After lazy morning and late breakfast it was time to pack up, load the boat once again and head back home. And this time with a nice tailwind! We covered the 13 kilometers back home in 2 hours 20 minutes with little breaks, mostly rowing and occasionally trying to use a hammock as a sail. The latter didn’t work too well so I guess I’ll have to invest in a proper sail. We managed to dodge a rumbling thunder front with our fast pace and before we even noticed the trip was over.
It was a nice trip with an old friend but, as I was afraid, it didn’t really help with the post-trip hangover. It’s chronic now. Rowing was fun and I’d like to try a “proper rowboat” with gliding seat and all. That should be a lot faster and maybe even more fun. Maybe next summer… And I definitely need to get a hammock with a bug net. And maybe a sail. And I need to get out on a trip again…
Rowing has been traditionally very important mean of travel in the land of thousand lakes and big rowing events are still very popular but I’ve never encountered anyone on a longer trip with a rowboat or hadn’t done one myself, not even an overnighter. But this is time to change! Rowboats are (at least in Finland) readily available and underrated resource that can take you on a nice trip. about everybody know somebody who has a rowboat. So maybe you should also find a boat you can use and go for a little trip? It’s summer out there and it’s very beautiful.
To further encourage people to go for a Rowernighter I’m giving away a little price for the first three to report their Rowernighter online. I don’t have much to give away but the first three to report their trips will get a pouch of BlåBand Expedition Meal breakfast delivered to their mail box for free, and in addition you get to go on a nice trip! The rules are quite simple:
1. You have to go for a trip using a rowboat. Trip must last at least overnight but longer trips are also fine. Any trip during the year 2014 will do.
2. You must report the trip online with at least one photo and some text. Any language will do.
3. Post a link to your report or the report itself as a comment to this post.
4. THe first three people to submit their Rowernighter trip reports will get a free meal. (I’ll start sending these out on Monday 11.08.14).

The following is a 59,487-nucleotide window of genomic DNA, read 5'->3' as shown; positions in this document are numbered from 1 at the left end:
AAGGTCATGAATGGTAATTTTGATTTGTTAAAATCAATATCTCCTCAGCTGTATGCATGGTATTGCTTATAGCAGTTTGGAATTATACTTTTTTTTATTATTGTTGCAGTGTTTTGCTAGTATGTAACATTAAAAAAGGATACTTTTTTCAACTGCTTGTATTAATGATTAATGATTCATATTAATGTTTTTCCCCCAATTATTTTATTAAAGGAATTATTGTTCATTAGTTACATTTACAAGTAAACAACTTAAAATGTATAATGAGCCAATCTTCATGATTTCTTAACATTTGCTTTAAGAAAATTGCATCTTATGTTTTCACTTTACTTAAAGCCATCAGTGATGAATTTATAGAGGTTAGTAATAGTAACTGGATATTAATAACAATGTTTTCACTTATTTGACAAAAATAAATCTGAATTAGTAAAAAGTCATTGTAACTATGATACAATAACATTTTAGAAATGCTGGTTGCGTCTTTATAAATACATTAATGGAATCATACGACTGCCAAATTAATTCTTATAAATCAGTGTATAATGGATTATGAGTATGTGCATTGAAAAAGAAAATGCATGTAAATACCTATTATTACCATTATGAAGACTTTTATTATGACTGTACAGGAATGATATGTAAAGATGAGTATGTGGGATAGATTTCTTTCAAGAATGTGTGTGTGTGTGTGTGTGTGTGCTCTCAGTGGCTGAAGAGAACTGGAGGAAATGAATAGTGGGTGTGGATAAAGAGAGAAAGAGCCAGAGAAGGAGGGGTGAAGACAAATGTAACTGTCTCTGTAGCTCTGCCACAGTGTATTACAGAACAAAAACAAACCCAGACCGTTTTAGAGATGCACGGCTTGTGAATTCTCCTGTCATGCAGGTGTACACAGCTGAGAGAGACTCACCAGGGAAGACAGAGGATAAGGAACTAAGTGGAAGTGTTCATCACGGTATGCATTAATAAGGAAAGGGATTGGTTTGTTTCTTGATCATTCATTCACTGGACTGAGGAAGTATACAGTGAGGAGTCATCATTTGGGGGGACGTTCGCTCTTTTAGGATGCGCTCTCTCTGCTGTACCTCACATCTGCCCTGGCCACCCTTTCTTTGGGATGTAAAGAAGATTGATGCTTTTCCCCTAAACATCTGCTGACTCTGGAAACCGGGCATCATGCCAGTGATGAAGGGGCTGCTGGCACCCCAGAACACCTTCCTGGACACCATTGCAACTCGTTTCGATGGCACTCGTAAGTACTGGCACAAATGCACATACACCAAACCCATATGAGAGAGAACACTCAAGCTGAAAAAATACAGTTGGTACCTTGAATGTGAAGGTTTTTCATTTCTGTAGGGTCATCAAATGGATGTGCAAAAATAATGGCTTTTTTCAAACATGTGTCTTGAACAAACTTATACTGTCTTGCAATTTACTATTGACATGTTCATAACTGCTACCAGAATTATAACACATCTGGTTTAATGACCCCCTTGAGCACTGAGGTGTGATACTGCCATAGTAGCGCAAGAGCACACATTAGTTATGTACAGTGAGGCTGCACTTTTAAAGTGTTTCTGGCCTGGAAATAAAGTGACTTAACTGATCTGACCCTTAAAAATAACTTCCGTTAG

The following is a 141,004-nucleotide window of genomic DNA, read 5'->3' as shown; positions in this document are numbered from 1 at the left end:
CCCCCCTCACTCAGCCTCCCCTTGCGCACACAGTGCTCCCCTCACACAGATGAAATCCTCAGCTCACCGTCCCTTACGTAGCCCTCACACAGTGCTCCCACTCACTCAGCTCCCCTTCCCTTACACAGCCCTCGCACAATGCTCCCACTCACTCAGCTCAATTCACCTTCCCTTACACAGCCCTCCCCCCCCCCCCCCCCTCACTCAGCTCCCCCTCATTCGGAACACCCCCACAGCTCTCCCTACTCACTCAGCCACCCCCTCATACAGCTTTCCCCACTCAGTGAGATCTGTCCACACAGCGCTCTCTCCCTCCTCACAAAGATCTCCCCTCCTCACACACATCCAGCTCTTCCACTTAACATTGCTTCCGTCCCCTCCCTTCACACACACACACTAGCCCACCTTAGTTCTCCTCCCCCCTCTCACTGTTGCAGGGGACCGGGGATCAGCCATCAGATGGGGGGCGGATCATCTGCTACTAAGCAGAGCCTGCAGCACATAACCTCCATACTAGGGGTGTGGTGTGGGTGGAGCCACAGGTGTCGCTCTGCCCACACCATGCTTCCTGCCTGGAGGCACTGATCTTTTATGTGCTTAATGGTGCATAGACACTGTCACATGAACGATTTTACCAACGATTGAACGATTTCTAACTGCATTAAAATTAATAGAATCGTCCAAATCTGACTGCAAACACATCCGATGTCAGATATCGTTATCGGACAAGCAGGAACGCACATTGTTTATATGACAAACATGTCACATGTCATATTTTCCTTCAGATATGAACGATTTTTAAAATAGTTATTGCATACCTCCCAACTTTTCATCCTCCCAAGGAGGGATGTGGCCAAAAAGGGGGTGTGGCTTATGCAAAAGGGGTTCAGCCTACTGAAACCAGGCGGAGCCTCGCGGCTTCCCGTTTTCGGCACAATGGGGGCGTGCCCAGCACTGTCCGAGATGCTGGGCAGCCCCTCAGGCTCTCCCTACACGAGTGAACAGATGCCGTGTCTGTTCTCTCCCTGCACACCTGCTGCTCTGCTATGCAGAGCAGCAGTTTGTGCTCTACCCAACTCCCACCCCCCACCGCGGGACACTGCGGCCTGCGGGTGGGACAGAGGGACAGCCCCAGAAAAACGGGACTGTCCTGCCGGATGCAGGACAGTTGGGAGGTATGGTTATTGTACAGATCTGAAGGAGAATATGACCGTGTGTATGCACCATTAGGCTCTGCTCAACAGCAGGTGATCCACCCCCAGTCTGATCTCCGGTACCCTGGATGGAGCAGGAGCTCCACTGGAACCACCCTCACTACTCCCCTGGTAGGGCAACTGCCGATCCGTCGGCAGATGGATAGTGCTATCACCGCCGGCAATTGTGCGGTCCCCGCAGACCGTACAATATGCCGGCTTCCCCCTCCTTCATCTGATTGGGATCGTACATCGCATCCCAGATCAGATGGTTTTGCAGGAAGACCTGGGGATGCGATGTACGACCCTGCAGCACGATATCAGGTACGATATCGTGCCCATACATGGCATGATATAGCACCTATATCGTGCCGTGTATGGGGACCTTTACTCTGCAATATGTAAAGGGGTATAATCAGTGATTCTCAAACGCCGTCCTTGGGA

5. Competition is valid untill the three meals are gone or by the end on 2014. Naturally trip reports are always welcome!
Please, wear PFDs and take care of ourself, fellow outdoor adventurers and the nature!
great trip, looks fantastic and some cracking beers. Especially the 5 am saint.
Your camping food made me feel hungry!
tookiebunten: It was excellent! It hasn’t been available here for a year or so but happened to find some now and it was even better than I remembered. 🙂
thunderinthenight: Thanks, and sorry for that, Joe. 😉 You can take more stuff on a rowboat than with a bike…
Sounds like a great little trip! Especially the foods =)
I was wondering if you’ve heard of Hobie Kayaks, as that kind of craft with a sail could be ideal to you? Take a look here: http://www.hobie-kajakit.fi/
Thanks! I’ve heard of the Hobies and would love to try one but at the moment I’m sticking with my packraft.
Nice! Rowing has many advantages as means of hiking transportation but the fact that rower has mostly rear view feels quite awkward. I did a rowernighter in Turku Archipelago early in the Spring. You can count it as a submission to the reader comp. The photo report in flickr: https://www.flickr.com/photos/m3t/sets/72157644233673313/
Reading your adventures has always made my soul hunger to visit your country.
Your approach to overnights with gourmet food and beers always looks great:)
Thanks for all the comments!
The first promised breakfast goes to Marko E. Takanen for his entry available above.
There is a potential taker also for the second breakfast but I’m still waiting for a report with a photo from this rather hard core rowernighter, rowing from Finland to Sweden!
Third breakfast is still available! Get outdoors and do a little trip!